You ever feel like it’s never-ending? Like it’s one thing after another and it just doesn’t stop? Such is our life. This summer it has been one thing after another. Just when we get one dog healed, the other decides she wants equal attention. Just when we pay off the first vet’s bill, we rack up another. Just when we think things are calming down, it’s safe to stick our heads out of the hole, life throws us another whammy.
Earlier this summer, Amore flipped her stomach. The vet gave us a choice of emergency surgery or to euthanize her. Amore breezed through her ordeal and Malcolm and I both thought we had dodged the bullet. Two days later you would never have known anything was wrong other than a shaved belly.
A month later Dolce pulled up with the same symptoms. Again, we thought we had dodged the bullet when we were reassured her stomach was stable, but the vet thought we needed to check out her back leg. In layman’s terms, it looked like she had torn her ACL in her left hind elbow. We brought her home and made an appointment with the surgeon.
Malcolm and I are big proponents of ensuring quality of life for our dogs. When we took on the responsibility of caring for the girls, we accepted this. We took a big gulp, sucked it up big time, and headed into repairing her leg. July 24th. It was a Friday. The vet planned on keeping her a good, solid week to keep the leg protected and give it a good start to heal before she would be able to come home. Once home, she would need to be crated for six weeks. Yikes! We knew she wouldn’t like that, not one bit. We dragged out the crate from the garage, dusted it off and made room in our bedroom for the unsightly, huge thing in anticipation for her home-coming.
Our vet, Dr. Gruda, called late that night to give us an update. Dolce came through just fine. She had a few pins in her to stabilize the leg and she was groggy from the drugs but over all she was doing good. We planned to pick her up the following week. The next Friday, Malcolm hadn’t even made it all the way home with Dolce in the car when he had to turn around and bring her back to the vets. Halfway home he noticed some bleeding from her incision. Dolce was going back to the vets.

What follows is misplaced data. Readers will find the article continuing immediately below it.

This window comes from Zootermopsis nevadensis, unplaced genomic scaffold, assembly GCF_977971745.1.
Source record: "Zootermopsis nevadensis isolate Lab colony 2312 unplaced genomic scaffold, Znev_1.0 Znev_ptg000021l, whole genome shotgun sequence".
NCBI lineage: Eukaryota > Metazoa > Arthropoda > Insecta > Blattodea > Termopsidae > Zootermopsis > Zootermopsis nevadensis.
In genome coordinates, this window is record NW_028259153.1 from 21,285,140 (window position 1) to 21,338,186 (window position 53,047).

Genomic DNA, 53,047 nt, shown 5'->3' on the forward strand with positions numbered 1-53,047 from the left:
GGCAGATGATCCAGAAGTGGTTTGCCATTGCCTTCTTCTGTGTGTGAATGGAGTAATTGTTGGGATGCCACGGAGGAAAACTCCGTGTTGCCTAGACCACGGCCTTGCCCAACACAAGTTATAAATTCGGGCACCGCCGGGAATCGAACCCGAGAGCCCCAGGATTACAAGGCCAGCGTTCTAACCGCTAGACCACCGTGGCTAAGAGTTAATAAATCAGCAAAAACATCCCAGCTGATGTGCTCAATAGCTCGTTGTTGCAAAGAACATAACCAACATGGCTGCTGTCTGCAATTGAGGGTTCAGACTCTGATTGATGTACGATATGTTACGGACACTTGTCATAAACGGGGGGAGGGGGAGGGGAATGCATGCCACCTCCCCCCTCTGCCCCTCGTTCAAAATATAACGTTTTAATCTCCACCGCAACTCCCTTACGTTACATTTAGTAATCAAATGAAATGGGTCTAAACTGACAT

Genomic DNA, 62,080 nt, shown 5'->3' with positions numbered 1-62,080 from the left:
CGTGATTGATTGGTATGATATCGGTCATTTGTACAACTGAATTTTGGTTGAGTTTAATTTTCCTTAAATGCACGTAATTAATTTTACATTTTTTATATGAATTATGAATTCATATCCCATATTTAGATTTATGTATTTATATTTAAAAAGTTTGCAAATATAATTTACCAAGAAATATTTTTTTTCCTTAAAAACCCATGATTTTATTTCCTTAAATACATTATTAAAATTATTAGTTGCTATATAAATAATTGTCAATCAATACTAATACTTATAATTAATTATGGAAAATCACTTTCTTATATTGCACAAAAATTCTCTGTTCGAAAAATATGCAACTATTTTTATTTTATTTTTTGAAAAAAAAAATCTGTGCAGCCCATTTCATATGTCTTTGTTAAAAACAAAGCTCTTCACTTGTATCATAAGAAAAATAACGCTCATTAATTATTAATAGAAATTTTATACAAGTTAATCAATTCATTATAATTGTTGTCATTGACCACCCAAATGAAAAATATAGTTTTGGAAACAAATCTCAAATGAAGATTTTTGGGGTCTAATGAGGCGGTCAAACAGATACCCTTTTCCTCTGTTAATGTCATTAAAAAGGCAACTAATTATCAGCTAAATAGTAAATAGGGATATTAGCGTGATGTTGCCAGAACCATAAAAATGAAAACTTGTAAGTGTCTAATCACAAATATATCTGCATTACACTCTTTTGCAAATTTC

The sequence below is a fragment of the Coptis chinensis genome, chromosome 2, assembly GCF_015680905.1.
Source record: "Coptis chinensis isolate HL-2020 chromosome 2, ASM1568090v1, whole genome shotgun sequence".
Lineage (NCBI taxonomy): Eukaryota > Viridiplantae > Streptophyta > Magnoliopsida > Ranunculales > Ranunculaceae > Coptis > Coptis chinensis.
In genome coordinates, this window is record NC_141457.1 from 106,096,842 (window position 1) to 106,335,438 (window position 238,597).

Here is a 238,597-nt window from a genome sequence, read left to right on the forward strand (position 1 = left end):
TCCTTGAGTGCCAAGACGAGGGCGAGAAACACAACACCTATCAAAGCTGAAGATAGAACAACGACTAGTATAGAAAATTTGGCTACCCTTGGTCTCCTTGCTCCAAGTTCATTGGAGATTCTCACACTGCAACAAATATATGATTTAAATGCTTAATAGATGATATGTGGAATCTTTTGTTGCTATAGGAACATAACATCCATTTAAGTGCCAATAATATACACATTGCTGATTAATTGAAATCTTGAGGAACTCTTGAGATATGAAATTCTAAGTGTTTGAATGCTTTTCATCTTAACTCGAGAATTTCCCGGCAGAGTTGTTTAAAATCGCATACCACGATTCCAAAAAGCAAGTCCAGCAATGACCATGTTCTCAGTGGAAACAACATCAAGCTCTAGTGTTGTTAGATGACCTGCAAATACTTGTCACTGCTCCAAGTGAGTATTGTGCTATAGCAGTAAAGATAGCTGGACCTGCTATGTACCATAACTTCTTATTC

Nine days later, we were able to bring our baby home. Yep, she had to wear the collar of shame. Yep, she had to be crated at all times. And, yep, our life was hell. Dolce hated the crate, just as we suspected she would. She whined, she barked, she whimpered.
When Malcolm brought her in for her two-week check up, x-rays showed the pins had slipped and her little bone was broken. She was going back under the knife. We have no idea what happened, just that her six weeks of crating had just been extended and another surgery was needed. By this time, a month had passed. Scar tissue and healing had occurred hiding the pins. Dr. Gruda was working blind as he plated the break, repinned the joint and sewed her up. X-rays revealed she still had one pin in her joint and it had to be removed. A third operation was needed just days after the second one. They say the third time’s the charm and this time it was. With Dr. Gruda’s blessing, we kept Dolce at the vets for two weeks, almost three, just so she would heal.
September 11th, late in the afternoon, both Malcolm and I went bring Dolce home. I sat in the back seat to keep her calm in her excitement to see us. This time, her incarceration had been 18 days and she was done with the vets. She was stick a fork in it done. She wanted home, she wanted us. Even though we had visited her on weekends, even though there were other dogs to bark with, even though she had vet techs she favored, she wanted outta’ there.
Straight into the crate she went, only to be released to be fed and to do her duty outside. Always leashed, always under control. We could walk her for about 10 minutes for a little exercise but other than that, she was in her padded cell. For two days, all was well. The third day, hell broke out.
Malcolm and I had to run into town late afternoon that Sunday. Dolce had her brief walk, she was fed and watered and back in her crate. We quickly took our leave. We were only gone two hours, when I opened the back door upon our return and was greeted by two happy dogs. WTF? Dolce wasn’t suppose to be out. Son of a bitch! I checked the crate and found it still latched but the front gate was bent. The little shit had squirmed through the bottom of the gate to freedom. Immediately we grabbed some strip ties to re-enforce the seams and bottom. That worked for one more day. Twice more she escaped.
There was no way we were going to be able to keep Dolce in her crate. She was not going back in. She was outta’ there.
I texted Dr. Gruda: We have a situation. Dolce has broken out 3x’s from crate. Please advise.
Dr. Gruda: Bring her back. We’ll keep her for another two weeks until her leg has healed well enough.
Me: On our way.
We are on day four, ten more and she’s outta’ there!